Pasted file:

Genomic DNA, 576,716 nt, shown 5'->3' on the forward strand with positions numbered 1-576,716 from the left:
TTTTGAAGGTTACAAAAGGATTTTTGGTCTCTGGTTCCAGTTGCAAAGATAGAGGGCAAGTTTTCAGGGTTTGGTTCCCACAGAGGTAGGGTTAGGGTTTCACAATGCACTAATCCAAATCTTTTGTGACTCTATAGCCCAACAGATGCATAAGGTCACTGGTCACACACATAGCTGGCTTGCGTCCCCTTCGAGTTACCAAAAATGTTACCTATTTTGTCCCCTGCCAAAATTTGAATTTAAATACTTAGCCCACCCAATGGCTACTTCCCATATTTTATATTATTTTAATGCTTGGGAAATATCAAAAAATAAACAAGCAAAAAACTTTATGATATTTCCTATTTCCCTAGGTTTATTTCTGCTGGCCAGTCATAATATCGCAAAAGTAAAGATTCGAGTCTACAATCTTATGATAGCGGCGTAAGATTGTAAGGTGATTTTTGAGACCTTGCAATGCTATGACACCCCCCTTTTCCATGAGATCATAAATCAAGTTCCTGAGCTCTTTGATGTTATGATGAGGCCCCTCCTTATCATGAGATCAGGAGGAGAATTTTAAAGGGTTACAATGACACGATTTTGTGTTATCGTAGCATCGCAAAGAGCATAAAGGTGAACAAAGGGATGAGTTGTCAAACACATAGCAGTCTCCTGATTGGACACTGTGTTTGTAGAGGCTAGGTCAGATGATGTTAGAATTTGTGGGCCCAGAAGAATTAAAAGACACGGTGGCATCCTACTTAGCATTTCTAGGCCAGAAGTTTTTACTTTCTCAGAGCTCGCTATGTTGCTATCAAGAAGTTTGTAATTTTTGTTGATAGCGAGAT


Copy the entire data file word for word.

Genomic DNA, 576,716 nt, shown 5'->3' on the forward strand with positions numbered 1-576,716 from the left:
TTTTGAAGGTTACAAAAGGATTTTTGGTCTCTGGTTCCAGTTGCAAAGATAGAGGGCAAGTTTTCAGGGTTTGGTTCCCACAGAGGTAGGGTTAGGGTTTCACAATGCACTAATCCAAATCTTTTGTGACTCTATAGCCCAACAGATGCATAAGGTCACTGGTCACACACATAGCTGGCTTGCGTCCCCTTCGAGTTACCAAAAATGTTACCTATTTTGTCCCCTGCCAAAATTTGAATTTAAATACTTAGCCCACCCAATGGCTACTTCCCATATTTTATATTATTTTAATGCTTGGGAAATATCAAAAAATAAACAAGCAAAAAACTTTATGATATTTCCTATTTCCCTAGGTTTATTTCTGCTGGCCAGTCATAATATCGCAAAAGTAAAGATTCGAGTCTACAATCTTATGATAGCGGCGTAAGATTGTAAGGTGATTTTTGAGACCTTGCAATGCTATGACACCCCCCTTTTCCATGAGATCATAAATCAAGTTCCTGAGCTCTTTGATGTTATGATGAGGCCCCTCCTTATCATGAGATCAGGAGGAGAATTTTAAAGGGTTACAATGACACGATTTTGTGTTATCGTAGCATCGCAAAGAGCATAAAGGTGAACAAAGGGATGAGTTGTCAAACACATAGCAGTCTCCTGATTGGACACTGTGTTTGTAGAGGCTAGGTCAGATGATGTTAGAATTTGTGGGCCCAGAAGAATTAAAAGACACGGTGGCATCCTACTTAGCATTTCTAGGCCAGAAGTTTTTACTTTCTCAGAGCTCGCTATGTTGCTATCAAGAAGTTTGTAATTTTTGTTGATAGCGAGAT